DENR order to resume logging ends 18-yr rest of Sa Nov 24, 2007 22:03:28 GMT 8
Post by seacid on Nov 24, 2007 22:03:28 GMT 8
DENR order to resume logging ends 18-yr rest of Samar forest
By Vicente Labro
Last updated 01:05am (Mla time) 11/15/2007
TACLOBAN CITY—The Department of Environment and Natural Resources has allowed a big logging firm to resume its operations in Samar after this was stopped in 1989 when the government declared a logging moratorium on the island.
Ricardo Tomol, regional technical director for forest protection and resource management of the DENR here, said the Timber License Agreement (TLA) of Basey Wood Industries Inc. (Baswood) was extended by six years to allow it to cut the amount of trees that it could have cut during the moratorium.
Tomol said the area where Baswood would be allowed to cut trees was reduced by 30 percent. Seventy percent of the area is already under the Samar Island Natural Park, a protected area.
Are there still trees?
President Macapagal-Arroyo had declared on Aug. 13, 2003 the 333,300-hectare SINP as a protected area.
The DENR issued a TLA for a concession area of 57,525 hectares and effective from January 1971 to June 1995 to Baswood.
Tomol said they received this week a copy of the order for the resumption of Baswood’s operation from the DENR central office, which stated, among others, that the logging moratorium on Samar Island has been lifted and that Baswood’s TLA has been extended by six years.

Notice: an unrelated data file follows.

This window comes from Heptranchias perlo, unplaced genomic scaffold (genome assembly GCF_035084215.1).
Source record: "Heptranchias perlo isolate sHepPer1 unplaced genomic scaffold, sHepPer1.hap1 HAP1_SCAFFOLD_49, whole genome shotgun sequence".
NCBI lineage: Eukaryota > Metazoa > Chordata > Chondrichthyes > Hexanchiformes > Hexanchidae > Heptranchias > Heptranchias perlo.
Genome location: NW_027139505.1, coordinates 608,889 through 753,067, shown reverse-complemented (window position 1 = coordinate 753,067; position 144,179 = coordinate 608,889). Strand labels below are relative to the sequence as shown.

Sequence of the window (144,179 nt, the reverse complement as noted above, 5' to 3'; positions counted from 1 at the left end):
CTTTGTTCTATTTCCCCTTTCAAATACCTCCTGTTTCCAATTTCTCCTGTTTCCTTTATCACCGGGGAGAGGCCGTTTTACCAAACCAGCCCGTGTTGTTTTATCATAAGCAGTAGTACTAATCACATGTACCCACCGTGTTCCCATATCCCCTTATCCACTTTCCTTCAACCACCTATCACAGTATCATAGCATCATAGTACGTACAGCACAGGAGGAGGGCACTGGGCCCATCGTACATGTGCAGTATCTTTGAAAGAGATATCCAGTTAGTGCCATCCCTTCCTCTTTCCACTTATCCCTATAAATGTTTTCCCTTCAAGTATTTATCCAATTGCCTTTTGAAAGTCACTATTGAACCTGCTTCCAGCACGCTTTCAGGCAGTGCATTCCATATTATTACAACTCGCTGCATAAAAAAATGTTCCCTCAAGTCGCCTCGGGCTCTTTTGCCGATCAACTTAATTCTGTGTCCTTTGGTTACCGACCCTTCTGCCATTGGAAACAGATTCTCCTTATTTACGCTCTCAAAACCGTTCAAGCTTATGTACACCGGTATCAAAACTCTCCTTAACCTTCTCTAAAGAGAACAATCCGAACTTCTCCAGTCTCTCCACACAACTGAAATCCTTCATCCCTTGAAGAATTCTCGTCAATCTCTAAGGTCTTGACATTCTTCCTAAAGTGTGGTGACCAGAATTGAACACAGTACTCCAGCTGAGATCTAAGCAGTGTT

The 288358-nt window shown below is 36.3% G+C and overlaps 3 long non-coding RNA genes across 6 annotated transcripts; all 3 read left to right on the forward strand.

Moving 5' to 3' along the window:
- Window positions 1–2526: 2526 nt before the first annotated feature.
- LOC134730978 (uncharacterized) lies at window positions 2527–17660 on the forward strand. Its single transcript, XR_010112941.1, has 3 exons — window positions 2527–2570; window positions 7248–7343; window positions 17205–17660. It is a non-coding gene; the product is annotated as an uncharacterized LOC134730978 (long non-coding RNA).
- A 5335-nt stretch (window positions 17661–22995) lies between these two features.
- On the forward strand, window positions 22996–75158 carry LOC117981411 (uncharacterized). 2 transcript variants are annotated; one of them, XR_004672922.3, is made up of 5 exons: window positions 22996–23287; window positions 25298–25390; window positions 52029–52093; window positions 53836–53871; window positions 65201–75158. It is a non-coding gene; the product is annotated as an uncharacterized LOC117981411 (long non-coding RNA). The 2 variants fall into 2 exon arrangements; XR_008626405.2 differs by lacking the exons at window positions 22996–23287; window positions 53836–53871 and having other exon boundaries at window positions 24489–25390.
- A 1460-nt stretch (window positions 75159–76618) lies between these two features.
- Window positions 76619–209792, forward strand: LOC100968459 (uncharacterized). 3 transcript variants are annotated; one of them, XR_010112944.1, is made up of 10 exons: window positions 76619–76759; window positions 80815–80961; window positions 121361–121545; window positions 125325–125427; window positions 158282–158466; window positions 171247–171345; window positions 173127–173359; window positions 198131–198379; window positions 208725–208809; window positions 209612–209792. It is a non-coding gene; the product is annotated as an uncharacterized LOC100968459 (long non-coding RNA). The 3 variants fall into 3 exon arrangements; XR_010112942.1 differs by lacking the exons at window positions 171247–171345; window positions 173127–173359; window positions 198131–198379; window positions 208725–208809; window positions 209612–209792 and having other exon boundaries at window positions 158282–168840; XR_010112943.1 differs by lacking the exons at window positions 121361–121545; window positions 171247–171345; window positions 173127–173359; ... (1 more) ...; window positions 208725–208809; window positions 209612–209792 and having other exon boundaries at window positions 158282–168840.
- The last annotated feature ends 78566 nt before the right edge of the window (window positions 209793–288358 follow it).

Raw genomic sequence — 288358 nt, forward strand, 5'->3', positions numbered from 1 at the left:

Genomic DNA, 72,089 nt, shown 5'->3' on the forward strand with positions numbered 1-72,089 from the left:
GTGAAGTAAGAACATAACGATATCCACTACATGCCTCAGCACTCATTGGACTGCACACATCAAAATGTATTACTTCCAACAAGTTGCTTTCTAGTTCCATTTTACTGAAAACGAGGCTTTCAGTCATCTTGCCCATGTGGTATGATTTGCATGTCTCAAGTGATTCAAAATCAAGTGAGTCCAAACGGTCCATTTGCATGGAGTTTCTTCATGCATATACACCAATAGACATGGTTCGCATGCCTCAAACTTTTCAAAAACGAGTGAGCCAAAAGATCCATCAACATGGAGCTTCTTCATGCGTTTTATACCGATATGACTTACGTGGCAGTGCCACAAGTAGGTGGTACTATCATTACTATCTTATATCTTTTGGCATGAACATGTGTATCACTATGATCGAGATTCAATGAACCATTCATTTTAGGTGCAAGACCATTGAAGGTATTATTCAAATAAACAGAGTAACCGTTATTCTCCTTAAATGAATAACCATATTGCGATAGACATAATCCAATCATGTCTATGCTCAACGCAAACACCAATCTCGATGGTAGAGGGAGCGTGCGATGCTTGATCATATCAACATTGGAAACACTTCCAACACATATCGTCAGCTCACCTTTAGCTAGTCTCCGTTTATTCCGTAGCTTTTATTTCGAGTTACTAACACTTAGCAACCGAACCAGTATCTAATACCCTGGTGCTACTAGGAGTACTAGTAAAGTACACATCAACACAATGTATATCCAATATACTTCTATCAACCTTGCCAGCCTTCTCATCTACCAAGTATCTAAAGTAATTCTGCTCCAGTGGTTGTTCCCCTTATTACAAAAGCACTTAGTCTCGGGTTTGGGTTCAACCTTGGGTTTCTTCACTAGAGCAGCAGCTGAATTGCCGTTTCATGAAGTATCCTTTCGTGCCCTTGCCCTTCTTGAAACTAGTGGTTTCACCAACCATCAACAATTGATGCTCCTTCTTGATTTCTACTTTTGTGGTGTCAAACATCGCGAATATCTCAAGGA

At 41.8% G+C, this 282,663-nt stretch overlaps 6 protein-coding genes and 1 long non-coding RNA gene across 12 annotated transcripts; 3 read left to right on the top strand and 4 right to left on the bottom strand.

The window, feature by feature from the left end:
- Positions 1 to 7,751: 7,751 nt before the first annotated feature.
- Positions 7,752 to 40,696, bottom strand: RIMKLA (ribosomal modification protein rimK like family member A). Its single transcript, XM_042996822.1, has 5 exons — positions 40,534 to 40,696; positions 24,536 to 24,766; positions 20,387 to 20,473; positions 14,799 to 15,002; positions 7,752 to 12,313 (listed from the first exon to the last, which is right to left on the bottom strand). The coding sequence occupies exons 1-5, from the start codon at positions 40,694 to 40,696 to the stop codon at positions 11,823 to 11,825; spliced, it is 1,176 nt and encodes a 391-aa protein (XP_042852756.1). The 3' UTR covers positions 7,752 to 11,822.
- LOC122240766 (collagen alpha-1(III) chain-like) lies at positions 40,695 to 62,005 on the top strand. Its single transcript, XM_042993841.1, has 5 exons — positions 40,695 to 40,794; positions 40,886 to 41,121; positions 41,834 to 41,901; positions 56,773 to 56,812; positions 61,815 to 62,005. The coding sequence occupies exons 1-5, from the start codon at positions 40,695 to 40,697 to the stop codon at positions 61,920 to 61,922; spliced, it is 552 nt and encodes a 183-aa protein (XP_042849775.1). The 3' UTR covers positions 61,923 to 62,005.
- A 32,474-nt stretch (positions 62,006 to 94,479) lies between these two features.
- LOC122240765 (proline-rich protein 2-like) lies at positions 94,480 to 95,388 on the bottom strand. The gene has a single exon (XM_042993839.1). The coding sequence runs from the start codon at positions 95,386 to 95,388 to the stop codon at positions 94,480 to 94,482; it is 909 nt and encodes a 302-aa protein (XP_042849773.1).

He said the order was signed by then Environment Secretary Angelo Reyes.
Tomol said technical personnel of Baswood are now in Basey town, the site of the company’s concession area, for an initial inspection to see if there are still forests there.
“If they (logging firm’s personnel) would say there are still sufficient trees (there) for them to operate, the DENR team will also go there to validate their timber evaluation,” he said.
Baswood was the second, among the seven logging firms actively operating on Samar Island when the moratorium was declared, granted permits to resume logging by the DENR since 2005.
The first one was San Jose Timber Corp., which is reportedly owned by Sen. Juan Ponce Enrile.
Tomol said the DENR central office used San Jose Timber as a precedent in the issuance of a resumption order to Baswood.
In August 2005, then Environment Secretary Michael Defensor allowed San Jose Timber to resume its operation in 95,770 hectares of forest lands in Samar Island and extended its logging permit by 16 years.
That development, however, was met with strong opposition from the people of the three Samar provinces.
The Church also opposed San Jose Timber’s planned resumption of operation, saying that circumstances leading to the lifting of the logging moratorium in Samar “had not been transparent and the processed flawed” and that the law was “applied without due consideration for the poor to please the powerful.”